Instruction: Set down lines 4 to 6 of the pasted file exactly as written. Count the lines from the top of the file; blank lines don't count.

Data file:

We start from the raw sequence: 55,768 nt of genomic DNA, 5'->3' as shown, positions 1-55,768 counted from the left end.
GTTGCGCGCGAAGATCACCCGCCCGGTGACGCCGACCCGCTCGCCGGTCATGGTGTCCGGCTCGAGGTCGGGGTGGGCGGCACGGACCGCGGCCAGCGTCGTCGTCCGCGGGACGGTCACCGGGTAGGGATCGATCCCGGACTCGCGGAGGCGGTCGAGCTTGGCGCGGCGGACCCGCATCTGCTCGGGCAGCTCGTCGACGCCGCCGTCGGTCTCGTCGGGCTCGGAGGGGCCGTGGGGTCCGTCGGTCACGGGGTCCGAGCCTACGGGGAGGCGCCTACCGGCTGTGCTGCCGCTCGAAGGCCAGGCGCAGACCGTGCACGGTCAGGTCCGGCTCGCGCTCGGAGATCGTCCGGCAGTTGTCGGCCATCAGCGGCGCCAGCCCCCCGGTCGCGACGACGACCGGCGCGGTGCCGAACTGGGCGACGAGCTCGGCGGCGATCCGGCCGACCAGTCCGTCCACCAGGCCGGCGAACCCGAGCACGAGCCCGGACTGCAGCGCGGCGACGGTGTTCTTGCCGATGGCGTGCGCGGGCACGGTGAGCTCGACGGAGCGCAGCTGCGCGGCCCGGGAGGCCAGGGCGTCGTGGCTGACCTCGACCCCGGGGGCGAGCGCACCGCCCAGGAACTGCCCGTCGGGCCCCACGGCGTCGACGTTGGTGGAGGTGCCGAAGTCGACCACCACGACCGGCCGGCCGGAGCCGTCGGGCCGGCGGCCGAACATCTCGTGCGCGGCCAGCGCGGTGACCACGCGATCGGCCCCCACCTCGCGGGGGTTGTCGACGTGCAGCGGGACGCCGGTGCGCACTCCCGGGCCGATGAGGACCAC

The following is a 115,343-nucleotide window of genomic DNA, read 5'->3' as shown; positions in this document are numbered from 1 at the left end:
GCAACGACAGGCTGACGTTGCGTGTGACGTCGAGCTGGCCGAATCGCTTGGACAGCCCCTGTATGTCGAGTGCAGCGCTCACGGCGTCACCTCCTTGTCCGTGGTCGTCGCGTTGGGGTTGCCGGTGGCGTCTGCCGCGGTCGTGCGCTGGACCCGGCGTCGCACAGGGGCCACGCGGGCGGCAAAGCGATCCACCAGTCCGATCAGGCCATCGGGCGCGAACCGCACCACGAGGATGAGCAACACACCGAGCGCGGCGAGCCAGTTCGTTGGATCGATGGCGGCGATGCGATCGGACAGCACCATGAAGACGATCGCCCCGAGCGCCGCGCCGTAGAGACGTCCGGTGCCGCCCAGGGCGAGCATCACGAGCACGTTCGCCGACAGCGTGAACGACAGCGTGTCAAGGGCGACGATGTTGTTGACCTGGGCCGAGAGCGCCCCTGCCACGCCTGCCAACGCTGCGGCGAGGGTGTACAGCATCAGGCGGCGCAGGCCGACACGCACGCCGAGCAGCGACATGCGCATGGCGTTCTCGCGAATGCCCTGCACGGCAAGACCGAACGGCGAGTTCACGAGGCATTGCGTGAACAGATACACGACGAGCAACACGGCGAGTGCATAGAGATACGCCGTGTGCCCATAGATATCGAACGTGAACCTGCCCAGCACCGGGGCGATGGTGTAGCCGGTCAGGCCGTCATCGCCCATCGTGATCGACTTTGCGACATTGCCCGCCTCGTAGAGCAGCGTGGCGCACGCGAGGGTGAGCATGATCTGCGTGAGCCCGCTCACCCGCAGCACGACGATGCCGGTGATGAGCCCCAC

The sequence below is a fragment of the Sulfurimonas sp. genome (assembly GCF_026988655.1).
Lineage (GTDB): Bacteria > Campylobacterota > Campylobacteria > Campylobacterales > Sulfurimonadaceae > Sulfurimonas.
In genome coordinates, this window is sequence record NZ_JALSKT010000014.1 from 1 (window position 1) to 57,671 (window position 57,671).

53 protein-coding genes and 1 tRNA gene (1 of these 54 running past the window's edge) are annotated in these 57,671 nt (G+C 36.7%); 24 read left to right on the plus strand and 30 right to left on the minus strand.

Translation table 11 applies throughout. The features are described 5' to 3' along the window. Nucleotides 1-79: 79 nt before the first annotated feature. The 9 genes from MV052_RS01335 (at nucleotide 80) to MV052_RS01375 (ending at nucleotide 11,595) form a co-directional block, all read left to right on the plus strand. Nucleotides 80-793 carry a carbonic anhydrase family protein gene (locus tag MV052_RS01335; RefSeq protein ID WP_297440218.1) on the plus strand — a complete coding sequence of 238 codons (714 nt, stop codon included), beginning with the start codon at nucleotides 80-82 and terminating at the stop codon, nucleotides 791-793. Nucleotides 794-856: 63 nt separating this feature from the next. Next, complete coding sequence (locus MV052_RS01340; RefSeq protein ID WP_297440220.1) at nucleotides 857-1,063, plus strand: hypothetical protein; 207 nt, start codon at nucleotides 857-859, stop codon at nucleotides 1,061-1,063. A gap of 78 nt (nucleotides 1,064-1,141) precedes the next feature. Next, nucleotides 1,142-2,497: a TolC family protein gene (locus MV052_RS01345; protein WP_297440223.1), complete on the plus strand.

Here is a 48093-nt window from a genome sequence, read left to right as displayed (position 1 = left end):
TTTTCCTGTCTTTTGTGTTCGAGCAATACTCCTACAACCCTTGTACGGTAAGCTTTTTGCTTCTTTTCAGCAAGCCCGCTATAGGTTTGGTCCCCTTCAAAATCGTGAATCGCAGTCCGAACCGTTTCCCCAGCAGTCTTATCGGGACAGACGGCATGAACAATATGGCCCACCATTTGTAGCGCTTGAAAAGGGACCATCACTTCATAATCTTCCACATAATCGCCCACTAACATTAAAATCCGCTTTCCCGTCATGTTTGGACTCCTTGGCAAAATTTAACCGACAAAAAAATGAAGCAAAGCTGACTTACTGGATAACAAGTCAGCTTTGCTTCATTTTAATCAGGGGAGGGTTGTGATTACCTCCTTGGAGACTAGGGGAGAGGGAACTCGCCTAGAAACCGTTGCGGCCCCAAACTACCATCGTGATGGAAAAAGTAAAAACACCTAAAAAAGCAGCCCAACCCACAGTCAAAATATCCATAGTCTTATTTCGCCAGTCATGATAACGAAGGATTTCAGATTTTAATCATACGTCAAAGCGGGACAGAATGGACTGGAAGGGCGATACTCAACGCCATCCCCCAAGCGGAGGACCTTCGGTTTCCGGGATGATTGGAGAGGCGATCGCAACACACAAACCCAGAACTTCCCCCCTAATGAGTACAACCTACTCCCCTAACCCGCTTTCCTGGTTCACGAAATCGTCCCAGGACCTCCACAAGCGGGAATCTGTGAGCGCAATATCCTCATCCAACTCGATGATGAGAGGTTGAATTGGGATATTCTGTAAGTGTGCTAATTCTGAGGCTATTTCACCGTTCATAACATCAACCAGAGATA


GCAACGACAGGCTGACGTTGCGTGTGACGTCGAGCTGGCCGAATCGCTTGGACAGCCCCTGTATGTCGAGTGCAGCGCTCACGGCGTCACCTCCTTGTCCGTGGTCGTCGCGTTGGGGTTGCCGGTGGCGTCTGCCGCGGTCGTGCGCTGGACCCGGCGTCGCACAGGGGCCACGCGGGCGGCAAAGCGATCCACCAGTCCGATCAGGCCATCGGGCGCGAACCGCACCACGAGGATGAGCAACACACCGAGCGCGGCGAGCCAGTTCGTTGGATCGATGGCGGCGATGCGATCGGACAGCACCATGAAGACGATCGCCCCGAGCGCCGCGCCGTAGAGACGTCCGGTGCCGCCCAGGGCGAGCATCACGAGCACGTTCGCCGACAGCGTGAACGACAGCGTGTCAAGGGCGACGATGTTGTTGACCTGGGCCGAGAGCGCCCCTGCCACGCCTGCCAACGCTGCGGCGAGGGTGTACAGCATCAGGCGGCGCAGGCCGACACGCACGCCGAGCAGCGACATGCGCATGGCGTTCTCGCGAATGCCCTGCACGGCAAGACCGAACGGCGAGTTCACGAGGCATTGCGTGAACAGATACACGACGAGCAACACGGCGAGTGCATAGAGATACGCCGTGTGCCCATAGATATCGAACGTGAACCTGCCCAGCACCGGGGCGATGGTGTAGCCGGTCAGGCCGTCATCGCCCATCGTGATCGACTTTGCGACATTGCCCGCCTCGTAGAGCAGCGTGGCGCACGCGAGGGTGAGCATGATCTGCGTGAGCCCGCTCACCCGCAGCACGACGATGCCGGTGATGAGCCCCAC

The sequence below is a fragment of the Sulfurimonas sp. genome (assembly GCF_026988655.1).
Lineage (GTDB): Bacteria > Campylobacterota > Campylobacteria > Campylobacterales > Sulfurimonadaceae > Sulfurimonas.